The case of wrongful share pledging by Karvy Stock Broking has led the (Sebi) to consider bringing in tighter norms. This is to protect mutual fund (MF) investors from falling prey to any such misuse of their investments.

In a consultation paper issued on Monday, the regulator pointed out the scope for misuse of investments when MF transactions were executed by intermediaries such as brokers and digital platforms provided by MF distributors and investment advisors.

In the case of brokers, Sebi observed: “Units and funds move in an aggregate manner from the broker’s account to the registrar and transfer agents, and the asset management company’s account. In such cases, once pooling happens at an intermediary level, the traceability of funds/investor details is lost to AMCs and RTAs (registrar and share transfer agents).”

Further, there could be issues when MF investors redeem their investments. MFs are relieved of their obligation towards payments given that the credit of units happens to brokers. Therefore, any investor grievance is taken up by the exchange and arbitration mechanism.

Without naming, the Sebi paper alluded to the Karvy case and said instances had come to light where the client’s funds or securities were diverted or mis-utilised by the trading member towards margin obligations, settlement of its own obligations, or for raising loans against clients’ securities.

On digital platforms, the note said that MFs, again, didn’t have sight of the source of funds received through such platforms. Further, distributors were not expected to handle clients’ funds and securities. Even during physical application, there were blind spots as distributors were not allowed to receive cheques in their names but in favour of the MF. Investment advisors were also required to provide non-binding services.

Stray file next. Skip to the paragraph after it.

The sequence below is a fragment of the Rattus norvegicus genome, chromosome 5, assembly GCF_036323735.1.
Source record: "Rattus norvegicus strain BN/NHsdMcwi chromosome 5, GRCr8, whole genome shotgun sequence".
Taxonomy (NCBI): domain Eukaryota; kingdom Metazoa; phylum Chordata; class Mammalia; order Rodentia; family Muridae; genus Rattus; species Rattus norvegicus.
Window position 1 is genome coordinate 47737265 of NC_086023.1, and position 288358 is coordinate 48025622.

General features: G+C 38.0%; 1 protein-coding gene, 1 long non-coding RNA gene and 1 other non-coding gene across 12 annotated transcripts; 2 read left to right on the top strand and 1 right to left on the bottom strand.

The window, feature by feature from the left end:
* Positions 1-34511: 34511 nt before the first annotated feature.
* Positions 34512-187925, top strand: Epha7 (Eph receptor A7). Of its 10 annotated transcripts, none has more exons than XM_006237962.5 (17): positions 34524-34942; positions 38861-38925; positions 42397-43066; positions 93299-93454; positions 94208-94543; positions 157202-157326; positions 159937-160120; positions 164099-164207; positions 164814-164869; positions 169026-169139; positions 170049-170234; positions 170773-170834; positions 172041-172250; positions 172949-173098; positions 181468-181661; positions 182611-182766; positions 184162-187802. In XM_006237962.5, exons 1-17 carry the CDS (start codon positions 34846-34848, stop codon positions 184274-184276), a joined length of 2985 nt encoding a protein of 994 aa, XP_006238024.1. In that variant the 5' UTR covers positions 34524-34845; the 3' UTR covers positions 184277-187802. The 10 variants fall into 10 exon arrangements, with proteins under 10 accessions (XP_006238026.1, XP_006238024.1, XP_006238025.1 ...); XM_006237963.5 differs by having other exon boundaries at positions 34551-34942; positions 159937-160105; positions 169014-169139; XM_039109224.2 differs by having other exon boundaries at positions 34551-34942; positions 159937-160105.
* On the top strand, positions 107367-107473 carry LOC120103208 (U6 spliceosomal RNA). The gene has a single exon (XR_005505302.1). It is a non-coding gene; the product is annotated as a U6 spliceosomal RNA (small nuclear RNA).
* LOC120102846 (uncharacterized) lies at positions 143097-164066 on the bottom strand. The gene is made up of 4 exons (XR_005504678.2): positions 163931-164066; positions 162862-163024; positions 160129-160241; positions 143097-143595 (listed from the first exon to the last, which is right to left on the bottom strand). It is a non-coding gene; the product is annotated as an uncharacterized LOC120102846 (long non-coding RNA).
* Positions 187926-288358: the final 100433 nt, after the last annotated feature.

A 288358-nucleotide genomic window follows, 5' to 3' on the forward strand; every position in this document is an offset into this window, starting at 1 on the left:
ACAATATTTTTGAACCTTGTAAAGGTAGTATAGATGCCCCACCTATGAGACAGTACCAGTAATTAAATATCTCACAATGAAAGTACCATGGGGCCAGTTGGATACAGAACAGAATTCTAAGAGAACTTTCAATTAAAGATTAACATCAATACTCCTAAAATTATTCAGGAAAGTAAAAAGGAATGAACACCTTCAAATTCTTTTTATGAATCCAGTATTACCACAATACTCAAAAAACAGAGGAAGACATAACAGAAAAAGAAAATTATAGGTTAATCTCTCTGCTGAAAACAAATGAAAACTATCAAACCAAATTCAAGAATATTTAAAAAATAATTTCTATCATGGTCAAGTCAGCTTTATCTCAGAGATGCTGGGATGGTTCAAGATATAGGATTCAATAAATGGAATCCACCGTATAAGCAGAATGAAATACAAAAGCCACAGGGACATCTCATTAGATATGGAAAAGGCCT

“Routing of funds and units through them may lead to potential misuse of funds and units,” the Sebi paper said. To plug these gaps, the market watchdog has proposed discontinuing pooling of units by all platforms. In FY19, Rs 53,679 crore worth of transactions —close to 50 per cent of the total MF transactions — were through the pooled route.

To protect investors, Sebi mulls tighter mutual fund norms post-Karvy

Exchanges will have to facilitate a more direct interface between clients and the clearing corporation, bypassing intermediaries such as brokers, under this new proposed framework.

“For transactions on exchange platforms through the stock broker, exchanges shall put a necessary system in place to ensure the pay-in is directly received by the recognised clearing corporation from the investor’s bank account, and pay-out is directly made to the investor’s bank account from a recognised clearing corporation’s account,” the paper said.

“In the same manner, for subscription and redemption, units are directly credited into and debited from the investor account respectively,” it added.

For transactions outside exchanges, AMCs will have to put systems in place to ensure subscription and redemption of units take place without any pooling of accounts.

On November 22, Sebi had passed an interim order against Karvy Stock Broking, barring it from taking any new clients on allegations that it had wrongfully pledged client securities to raise debt for its own requirements.

First Published: Mon, December 23 2019. 23:30 IST